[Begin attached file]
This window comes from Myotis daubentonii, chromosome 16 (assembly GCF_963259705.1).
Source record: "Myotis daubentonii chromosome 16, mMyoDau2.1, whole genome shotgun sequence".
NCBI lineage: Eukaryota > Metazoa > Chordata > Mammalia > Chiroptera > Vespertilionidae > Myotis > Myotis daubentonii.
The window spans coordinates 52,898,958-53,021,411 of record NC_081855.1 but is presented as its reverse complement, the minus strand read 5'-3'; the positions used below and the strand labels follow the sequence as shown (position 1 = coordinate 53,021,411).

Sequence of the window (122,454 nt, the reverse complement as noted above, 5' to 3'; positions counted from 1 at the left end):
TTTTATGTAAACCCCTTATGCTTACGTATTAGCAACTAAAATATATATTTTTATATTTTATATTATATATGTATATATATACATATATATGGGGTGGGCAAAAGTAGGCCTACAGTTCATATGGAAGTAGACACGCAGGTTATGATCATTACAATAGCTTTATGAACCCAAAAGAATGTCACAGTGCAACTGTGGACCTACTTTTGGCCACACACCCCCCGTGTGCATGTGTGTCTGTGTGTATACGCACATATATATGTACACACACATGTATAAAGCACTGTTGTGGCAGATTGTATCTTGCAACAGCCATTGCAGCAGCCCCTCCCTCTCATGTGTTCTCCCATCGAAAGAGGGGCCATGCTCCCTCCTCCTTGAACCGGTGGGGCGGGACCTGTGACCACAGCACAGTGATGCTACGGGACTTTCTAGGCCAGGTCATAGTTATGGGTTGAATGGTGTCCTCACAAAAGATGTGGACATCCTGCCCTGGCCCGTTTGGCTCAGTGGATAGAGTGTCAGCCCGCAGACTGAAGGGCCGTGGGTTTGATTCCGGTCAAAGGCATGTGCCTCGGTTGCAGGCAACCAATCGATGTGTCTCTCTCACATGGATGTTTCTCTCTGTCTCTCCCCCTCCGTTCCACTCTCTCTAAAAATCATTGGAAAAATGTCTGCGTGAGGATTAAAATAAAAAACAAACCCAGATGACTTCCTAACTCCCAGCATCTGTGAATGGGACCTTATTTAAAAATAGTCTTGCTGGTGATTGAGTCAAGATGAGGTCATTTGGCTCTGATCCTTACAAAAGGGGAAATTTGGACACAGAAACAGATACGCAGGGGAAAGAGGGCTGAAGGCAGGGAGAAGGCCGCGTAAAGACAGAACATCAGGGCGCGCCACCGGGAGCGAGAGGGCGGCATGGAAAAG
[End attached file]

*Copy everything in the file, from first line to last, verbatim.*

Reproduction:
This window comes from Myotis daubentonii, chromosome 16 (assembly GCF_963259705.1).
Source record: "Myotis daubentonii chromosome 16, mMyoDau2.1, whole genome shotgun sequence".
NCBI lineage: Eukaryota > Metazoa > Chordata > Mammalia > Chiroptera > Vespertilionidae > Myotis > Myotis daubentonii.
The window spans coordinates 52,898,958-53,021,411 of record NC_081855.1 but is presented as its reverse complement, the minus strand read 5'-3'; the positions used below and the strand labels follow the sequence as shown (position 1 = coordinate 53,021,411).

Sequence of the window (122,454 nt, the reverse complement as noted above, 5' to 3'; positions counted from 1 at the left end):
TTTTATGTAAACCCCTTATGCTTACGTATTAGCAACTAAAATATATATTTTTATATTTTATATTATATATGTATATATATACATATATATGGGGTGGGCAAAAGTAGGCCTACAGTTCATATGGAAGTAGACACGCAGGTTATGATCATTACAATAGCTTTATGAACCCAAAAGAATGTCACAGTGCAACTGTGGACCTACTTTTGGCCACACACCCCCCGTGTGCATGTGTGTCTGTGTGTATACGCACATATATATGTACACACACATGTATAAAGCACTGTTGTGGCAGATTGTATCTTGCAACAGCCATTGCAGCAGCCCCTCCCTCTCATGTGTTCTCCCATCGAAAGAGGGGCCATGCTCCCTCCTCCTTGAACCGGTGGGGCGGGACCTGTGACCACAGCACAGTGATGCTACGGGACTTTCTAGGCCAGGTCATAGTTATGGGTTGAATGGTGTCCTCACAAAAGATGTGGACATCCTGCCCTGGCCCGTTTGGCTCAGTGGATAGAGTGTCAGCCCGCAGACTGAAGGGCCGTGGGTTTGATTCCGGTCAAAGGCATGTGCCTCGGTTGCAGGCAACCAATCGATGTGTCTCTCTCACATGGATGTTTCTCTCTGTCTCTCCCCCTCCGTTCCACTCTCTCTAAAAATCATTGGAAAAATGTCTGCGTGAGGATTAAAATAAAAAACAAACCCAGATGACTTCCTAACTCCCAGCATCTGTGAATGGGACCTTATTTAAAAATAGTCTTGCTGGTGATTGAGTCAAGATGAGGTCATTTGGCTCTGATCCTTACAAAAGGGGAAATTTGGACACAGAAACAGATACGCAGGGGAAAGAGGGCTGAAGGCAGGGAGAAGGCCGCGTAAAGACAGAACATCAGGGCGCGCCACCGGGAGCGAGAGGGCGGCATGGAAAAG